1) The Harry Potter series (by J.K. Rowling). This kind of an obvious choice, but I’m pretty sure that it’ll still be very well known in 100 years, if only for the impact that it’s had on society and fan-culture. Who knows? It might even have become a set text in schools (it wouldn’t surprise me 😛 ).

2) The His Dark Materials trilogy (by Philip Pullman). This is one of those rare children’s series that actually provides a really powerful commentary on science, religion and humanity in general. It definitely doesn’t hurt that they’re also fantastic books.

3) We Need to Talk about Kevin (by Lionel Shriver). This was just a really, really, astonishingly powerfully-written book; the kind of book that’ll have you thinking about it for months after you’ve finished reading it.

PLAN A BOOKISH PARTY CHALLENGE

1) What book is your party themed around?

Alice’s Adventures in Wonderland by Lewis Carroll!

2) What food will you serve?

Scones with strawberry jam and clotted cream; cucumber sandwiches shaped like dormice; biscuits decorated to look like playing cards and top hats; and marshmallows shaped like mushrooms, with “eat me” labels on them.

3) What’s your signature drink?

Tea, naturally. 🙂 And maybe some brightly-coloured punch or cocktails in little “drink me” bottles.

4) What games will you play?

Croquet, with bright pink mallets, and the card game Hearts.

5) What party favors will you send home with your guests?

A deck of Alice in Wonderland-themed cards and a variety of interesting kinds of teabags.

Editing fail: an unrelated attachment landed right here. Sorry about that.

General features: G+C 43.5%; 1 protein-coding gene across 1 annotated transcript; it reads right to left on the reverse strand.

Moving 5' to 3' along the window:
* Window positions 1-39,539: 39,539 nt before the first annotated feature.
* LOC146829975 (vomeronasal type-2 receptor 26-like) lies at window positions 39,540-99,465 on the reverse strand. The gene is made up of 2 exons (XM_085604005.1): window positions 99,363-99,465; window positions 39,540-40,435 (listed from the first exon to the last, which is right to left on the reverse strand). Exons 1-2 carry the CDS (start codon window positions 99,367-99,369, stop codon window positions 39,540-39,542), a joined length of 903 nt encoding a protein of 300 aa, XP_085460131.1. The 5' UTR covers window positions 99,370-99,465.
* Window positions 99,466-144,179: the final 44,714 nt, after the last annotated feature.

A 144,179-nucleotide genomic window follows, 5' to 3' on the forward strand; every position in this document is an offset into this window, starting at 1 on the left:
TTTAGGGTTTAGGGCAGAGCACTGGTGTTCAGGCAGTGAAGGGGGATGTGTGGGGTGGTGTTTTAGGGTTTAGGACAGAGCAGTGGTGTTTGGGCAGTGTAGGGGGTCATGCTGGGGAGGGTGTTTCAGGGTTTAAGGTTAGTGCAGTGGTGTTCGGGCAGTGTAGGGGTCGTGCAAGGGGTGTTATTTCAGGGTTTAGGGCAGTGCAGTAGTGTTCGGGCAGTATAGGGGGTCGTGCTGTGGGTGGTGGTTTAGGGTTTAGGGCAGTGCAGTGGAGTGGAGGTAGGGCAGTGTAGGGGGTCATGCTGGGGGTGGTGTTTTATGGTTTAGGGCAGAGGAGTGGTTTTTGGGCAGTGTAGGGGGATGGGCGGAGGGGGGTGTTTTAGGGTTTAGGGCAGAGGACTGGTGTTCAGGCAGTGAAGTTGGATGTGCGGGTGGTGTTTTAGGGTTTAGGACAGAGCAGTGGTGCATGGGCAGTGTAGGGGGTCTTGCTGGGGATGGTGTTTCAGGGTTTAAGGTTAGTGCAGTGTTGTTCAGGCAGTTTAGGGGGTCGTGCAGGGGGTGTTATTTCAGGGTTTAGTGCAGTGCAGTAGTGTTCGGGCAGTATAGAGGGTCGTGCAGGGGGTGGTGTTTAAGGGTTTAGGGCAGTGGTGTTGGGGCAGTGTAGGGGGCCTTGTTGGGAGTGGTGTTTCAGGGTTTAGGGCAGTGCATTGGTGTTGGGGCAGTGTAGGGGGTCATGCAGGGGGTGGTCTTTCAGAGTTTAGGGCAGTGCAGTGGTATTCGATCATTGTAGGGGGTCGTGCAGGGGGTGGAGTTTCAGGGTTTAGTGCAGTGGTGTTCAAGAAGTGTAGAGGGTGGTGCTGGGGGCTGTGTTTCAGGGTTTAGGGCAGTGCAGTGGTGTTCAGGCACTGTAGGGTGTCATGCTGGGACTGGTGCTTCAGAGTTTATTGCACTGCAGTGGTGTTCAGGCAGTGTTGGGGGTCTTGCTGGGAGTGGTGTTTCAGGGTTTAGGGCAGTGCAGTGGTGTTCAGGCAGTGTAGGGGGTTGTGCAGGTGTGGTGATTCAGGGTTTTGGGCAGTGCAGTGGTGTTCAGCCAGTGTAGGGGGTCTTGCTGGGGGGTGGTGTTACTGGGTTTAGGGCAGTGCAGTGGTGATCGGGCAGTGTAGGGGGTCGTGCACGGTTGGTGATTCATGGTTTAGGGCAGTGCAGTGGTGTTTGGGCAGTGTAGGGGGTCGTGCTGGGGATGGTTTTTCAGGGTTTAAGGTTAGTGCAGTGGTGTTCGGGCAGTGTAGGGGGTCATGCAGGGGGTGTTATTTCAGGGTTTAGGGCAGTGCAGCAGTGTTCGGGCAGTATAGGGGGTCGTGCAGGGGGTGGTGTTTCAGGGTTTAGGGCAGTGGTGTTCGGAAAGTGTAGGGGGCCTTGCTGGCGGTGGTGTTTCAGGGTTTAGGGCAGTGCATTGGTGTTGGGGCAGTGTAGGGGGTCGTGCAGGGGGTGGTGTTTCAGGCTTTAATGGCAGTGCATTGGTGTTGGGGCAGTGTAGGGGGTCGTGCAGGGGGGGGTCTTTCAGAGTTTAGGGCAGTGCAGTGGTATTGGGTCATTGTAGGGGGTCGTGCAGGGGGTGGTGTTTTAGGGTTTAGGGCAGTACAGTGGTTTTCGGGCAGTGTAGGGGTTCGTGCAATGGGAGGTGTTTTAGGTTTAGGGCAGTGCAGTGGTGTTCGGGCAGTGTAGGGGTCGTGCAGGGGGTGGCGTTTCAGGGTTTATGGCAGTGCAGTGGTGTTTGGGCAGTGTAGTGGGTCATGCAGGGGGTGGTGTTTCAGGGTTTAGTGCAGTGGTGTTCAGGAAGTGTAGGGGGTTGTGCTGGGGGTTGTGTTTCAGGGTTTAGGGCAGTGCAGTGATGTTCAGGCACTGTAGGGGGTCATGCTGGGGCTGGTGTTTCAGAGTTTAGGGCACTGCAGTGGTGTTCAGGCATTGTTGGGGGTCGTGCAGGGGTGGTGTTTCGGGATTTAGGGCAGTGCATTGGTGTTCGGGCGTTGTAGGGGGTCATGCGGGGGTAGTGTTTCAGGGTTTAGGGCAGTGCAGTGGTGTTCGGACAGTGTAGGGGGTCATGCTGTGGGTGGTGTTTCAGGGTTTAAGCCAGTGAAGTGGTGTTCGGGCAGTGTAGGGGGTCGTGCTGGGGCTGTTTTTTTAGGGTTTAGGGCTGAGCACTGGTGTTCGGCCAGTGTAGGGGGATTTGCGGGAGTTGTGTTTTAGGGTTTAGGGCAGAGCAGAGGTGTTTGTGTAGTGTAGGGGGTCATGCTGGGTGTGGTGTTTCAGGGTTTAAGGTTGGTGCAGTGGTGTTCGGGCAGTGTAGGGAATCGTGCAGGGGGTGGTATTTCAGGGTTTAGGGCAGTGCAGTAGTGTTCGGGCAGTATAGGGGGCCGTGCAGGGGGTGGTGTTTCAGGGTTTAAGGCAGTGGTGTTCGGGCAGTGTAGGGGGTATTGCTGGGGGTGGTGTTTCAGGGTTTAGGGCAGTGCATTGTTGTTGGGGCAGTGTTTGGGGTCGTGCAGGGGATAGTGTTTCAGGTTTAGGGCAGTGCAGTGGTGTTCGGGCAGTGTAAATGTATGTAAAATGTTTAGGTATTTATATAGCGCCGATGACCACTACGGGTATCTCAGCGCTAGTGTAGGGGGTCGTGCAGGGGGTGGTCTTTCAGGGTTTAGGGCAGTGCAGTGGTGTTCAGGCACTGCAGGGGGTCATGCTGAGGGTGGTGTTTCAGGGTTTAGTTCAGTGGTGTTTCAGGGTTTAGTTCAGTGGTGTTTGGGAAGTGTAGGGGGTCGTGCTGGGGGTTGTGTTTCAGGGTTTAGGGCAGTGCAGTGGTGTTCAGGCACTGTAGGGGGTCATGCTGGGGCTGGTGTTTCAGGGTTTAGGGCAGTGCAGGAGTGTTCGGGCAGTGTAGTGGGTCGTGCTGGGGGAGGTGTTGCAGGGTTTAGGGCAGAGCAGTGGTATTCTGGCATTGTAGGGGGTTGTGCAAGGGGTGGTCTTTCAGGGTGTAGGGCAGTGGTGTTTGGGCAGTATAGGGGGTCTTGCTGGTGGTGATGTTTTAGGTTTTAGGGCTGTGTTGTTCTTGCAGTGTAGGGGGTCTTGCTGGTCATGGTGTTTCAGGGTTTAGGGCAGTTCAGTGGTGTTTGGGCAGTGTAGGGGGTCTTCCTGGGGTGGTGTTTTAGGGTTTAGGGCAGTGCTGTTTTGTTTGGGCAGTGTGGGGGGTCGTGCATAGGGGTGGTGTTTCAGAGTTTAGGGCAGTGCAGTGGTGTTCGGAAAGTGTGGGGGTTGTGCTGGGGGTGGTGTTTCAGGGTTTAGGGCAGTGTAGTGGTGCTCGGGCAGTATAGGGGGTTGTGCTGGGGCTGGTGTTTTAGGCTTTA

Cambridge Literary Festival Wrap-Up

So my brief adventure at the Cambridge Literary Festival is finally over, and I enjoyed it a lot, though I didn’t get to go to all the events that I was hoping to: the Judith Kerr talk sold out before I could get tickets, and unfortunately I couldn’t persuade anyone to go to the International Book Aid Quiz with me…

Anthony Horowitz//Point BlancMy favourite event was probably the Alex Rider 15th anniversary talk with Anthony Horowitz, and if you ever get the chance to hear him speak, then I really recommend that you do – he’s an incredibly entertaining speaker. He talked a lot about his inspiration for the books, and how he based a lot of the villains on teachers that he’d disliked at school, and the like. 🙂 Afterwards, there was a book signing, and I took along my old copy of Point Blanc, since it’s my favourite Alex Rider book. I got to have a (very) brief chat with him, too, which was a lot of fun. 😀